Wednesday, September 28, 2011

Candidely Charming

To pursue yesterday’s line of thought about the importance of chamber opera companies on the New York opera scene, much credit must be given to Coopera: POM as in “Project Opera of Manhattan” (or, as the case may be, “Pom Wonderful”). Last weekend’s production of the 1973 one-act version of Candide, credited to Harold Prince, was wildly entertaining, cast with uniformly talented young professionals and supported by a fine orchestra conducted with panache by the equally talented Jorge Parodi.

Discussions of whether Candide is an opera or musical theatre are pointless. According to Anthony Tommasini’s criteria, it is both an opera because it is musically-driven and it is musical theatre because it is dialogue driven. One might consider the music to be one of Leonard Bernstein’s finest creations while the lyics by Richard Wilbur are extraordinarily witty and clever. I suspect that much or perhaps most of the wit was provided as “additional lyrics by Stephen Sondheim and John La Touche”. The Sondheim contribution is most evident. The story is loosely based on Voltaire’s “Candide”. The master himself was played by John Martello who stepped easily into the role of Dr. Pangloss.

Evan McCormack has a meltingly beautiful tenor and played the title role to innocent benighted perfection. Soprano Rosa Betancourt certainly has the high notes and portrayed Cunegonde most winningly. Their duet about marriage was charming. Sophia Benedetti was a very frisky Paquette while velvet-voiced Jorell Williams had a great deal of fun portraying the vain self-involved Maximilian. Laura Virella (cofounder and artistic director of the company) used her rich mezzo to great advantage in the hilarious role of “The Old Lady” who gets by with one buttock. The audience went wild for her big aria “I Am Easily Assimilated”.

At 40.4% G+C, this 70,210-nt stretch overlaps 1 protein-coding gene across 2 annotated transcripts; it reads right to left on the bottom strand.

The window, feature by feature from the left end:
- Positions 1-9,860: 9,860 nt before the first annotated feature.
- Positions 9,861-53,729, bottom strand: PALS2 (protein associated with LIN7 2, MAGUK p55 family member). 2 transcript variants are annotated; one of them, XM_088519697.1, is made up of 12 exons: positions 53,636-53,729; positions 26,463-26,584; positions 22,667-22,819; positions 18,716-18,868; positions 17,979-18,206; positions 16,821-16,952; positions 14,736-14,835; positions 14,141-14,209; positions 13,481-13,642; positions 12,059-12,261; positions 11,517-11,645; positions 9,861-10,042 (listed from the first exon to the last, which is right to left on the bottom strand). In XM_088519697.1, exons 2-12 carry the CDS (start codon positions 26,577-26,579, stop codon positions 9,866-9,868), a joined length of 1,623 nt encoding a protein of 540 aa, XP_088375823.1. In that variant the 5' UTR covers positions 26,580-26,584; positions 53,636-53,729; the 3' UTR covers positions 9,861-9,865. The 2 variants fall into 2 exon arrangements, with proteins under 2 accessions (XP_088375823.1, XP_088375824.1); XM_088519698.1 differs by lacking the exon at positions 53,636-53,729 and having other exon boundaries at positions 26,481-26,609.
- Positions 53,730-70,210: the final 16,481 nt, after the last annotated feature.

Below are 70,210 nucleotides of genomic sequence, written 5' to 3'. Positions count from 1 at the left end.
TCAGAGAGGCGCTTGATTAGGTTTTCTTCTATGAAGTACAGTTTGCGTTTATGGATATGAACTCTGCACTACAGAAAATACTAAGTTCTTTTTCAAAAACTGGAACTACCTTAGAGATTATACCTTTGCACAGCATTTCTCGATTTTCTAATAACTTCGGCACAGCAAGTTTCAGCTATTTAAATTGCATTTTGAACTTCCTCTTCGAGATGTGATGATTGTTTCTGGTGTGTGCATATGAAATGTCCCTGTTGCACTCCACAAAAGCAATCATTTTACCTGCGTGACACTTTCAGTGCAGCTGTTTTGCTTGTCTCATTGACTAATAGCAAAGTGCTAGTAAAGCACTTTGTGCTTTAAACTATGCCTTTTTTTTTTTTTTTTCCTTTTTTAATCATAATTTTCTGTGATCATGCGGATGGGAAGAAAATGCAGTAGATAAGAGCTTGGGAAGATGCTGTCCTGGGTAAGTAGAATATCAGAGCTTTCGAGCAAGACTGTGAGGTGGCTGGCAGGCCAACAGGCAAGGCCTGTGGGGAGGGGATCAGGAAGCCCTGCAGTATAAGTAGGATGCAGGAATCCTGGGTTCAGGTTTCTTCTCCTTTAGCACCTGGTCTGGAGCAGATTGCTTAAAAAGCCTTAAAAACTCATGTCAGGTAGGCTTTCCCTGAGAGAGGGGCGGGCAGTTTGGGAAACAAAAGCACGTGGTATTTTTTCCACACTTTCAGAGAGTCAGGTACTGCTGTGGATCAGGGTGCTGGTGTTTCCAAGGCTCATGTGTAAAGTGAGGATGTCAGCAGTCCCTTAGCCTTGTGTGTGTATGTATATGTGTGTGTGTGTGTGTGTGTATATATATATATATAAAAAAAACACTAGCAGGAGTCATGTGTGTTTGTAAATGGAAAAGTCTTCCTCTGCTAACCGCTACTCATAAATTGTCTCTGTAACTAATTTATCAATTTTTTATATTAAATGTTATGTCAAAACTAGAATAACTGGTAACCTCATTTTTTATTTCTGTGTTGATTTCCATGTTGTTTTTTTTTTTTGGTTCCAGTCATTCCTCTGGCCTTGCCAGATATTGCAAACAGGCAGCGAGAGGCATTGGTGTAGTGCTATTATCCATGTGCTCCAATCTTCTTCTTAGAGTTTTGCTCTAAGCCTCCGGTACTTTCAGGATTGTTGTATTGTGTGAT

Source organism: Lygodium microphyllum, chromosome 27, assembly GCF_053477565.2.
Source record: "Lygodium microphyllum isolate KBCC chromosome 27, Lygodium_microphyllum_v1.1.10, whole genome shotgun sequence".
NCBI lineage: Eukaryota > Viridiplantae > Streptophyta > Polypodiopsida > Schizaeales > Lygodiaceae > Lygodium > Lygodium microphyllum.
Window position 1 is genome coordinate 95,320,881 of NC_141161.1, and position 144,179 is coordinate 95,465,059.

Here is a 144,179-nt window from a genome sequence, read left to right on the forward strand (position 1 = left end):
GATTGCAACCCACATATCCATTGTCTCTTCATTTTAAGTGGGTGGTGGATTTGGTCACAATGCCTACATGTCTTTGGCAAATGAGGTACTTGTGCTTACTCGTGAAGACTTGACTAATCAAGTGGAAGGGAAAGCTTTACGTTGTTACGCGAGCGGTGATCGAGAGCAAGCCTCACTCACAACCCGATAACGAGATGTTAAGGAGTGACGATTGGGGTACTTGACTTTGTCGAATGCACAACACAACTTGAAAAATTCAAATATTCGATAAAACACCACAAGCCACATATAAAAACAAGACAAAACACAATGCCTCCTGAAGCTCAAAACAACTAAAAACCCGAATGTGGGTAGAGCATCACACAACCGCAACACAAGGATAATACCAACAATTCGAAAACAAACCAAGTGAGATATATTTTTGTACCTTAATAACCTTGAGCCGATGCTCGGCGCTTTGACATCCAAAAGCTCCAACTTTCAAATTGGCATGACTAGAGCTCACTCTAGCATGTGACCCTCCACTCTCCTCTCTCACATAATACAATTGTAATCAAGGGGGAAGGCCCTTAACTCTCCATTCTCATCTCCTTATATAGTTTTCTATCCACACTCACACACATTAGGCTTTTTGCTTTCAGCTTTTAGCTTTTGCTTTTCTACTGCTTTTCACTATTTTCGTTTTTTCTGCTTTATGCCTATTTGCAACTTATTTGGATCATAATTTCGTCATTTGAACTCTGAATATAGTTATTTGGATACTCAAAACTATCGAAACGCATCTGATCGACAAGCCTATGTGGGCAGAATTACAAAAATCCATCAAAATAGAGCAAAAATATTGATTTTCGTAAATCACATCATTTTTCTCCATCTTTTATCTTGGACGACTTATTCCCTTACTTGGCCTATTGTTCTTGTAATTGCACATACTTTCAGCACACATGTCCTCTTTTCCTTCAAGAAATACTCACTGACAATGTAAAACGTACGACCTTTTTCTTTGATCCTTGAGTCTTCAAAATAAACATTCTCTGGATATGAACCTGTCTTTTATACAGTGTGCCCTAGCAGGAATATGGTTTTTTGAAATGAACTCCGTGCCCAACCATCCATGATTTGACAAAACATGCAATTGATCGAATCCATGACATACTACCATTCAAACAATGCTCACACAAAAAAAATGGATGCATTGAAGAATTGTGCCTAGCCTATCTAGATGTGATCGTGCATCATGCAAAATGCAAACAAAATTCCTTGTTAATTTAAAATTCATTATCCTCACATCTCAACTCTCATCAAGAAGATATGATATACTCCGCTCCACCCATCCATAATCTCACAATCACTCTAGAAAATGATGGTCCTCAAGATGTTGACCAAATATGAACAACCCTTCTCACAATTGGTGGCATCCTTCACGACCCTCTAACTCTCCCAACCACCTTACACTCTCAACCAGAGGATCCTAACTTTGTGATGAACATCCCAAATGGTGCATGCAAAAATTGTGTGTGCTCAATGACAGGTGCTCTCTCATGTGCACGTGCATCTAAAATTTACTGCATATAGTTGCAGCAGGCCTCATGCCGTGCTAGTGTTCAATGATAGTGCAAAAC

The final choral number integrated their voices with those of Aaron Mor, Scott Power Elliot, Dorian Balis, Gregory M. Spock, Gerad O’Shea, Tricia Ostermann, Meagan Amelia Brus, Monica Hershenson Thuris and Christine Price who all had assumed various roles in the production. There wasn’t a single disappointing voice in the cast.

Coopera has a mutually beneficial relationship with the Players Club, a lovely venue for chamber opera with a large flexible room that permits a variety of seating and staging options. In this case the stage was a slightly raised platform in front of the 13-member orchestra. There were only minimal costumes and virtually no scenery to compete with the music and acting and one quickly forgot about the lack. The New York City Opera presented the work in 2005 and 2008 and I distinctly recall the cast comprising both Broadway people and opera people. Sadly, it was amplified. Yes, the sets and costumes were lavish but I prefer the intimate production I just saw. Never mind that NYCO called itself “the people’s opera”. I would say that Coopera is REALLY opera for the people!

© meche kroop for The Opera Insider

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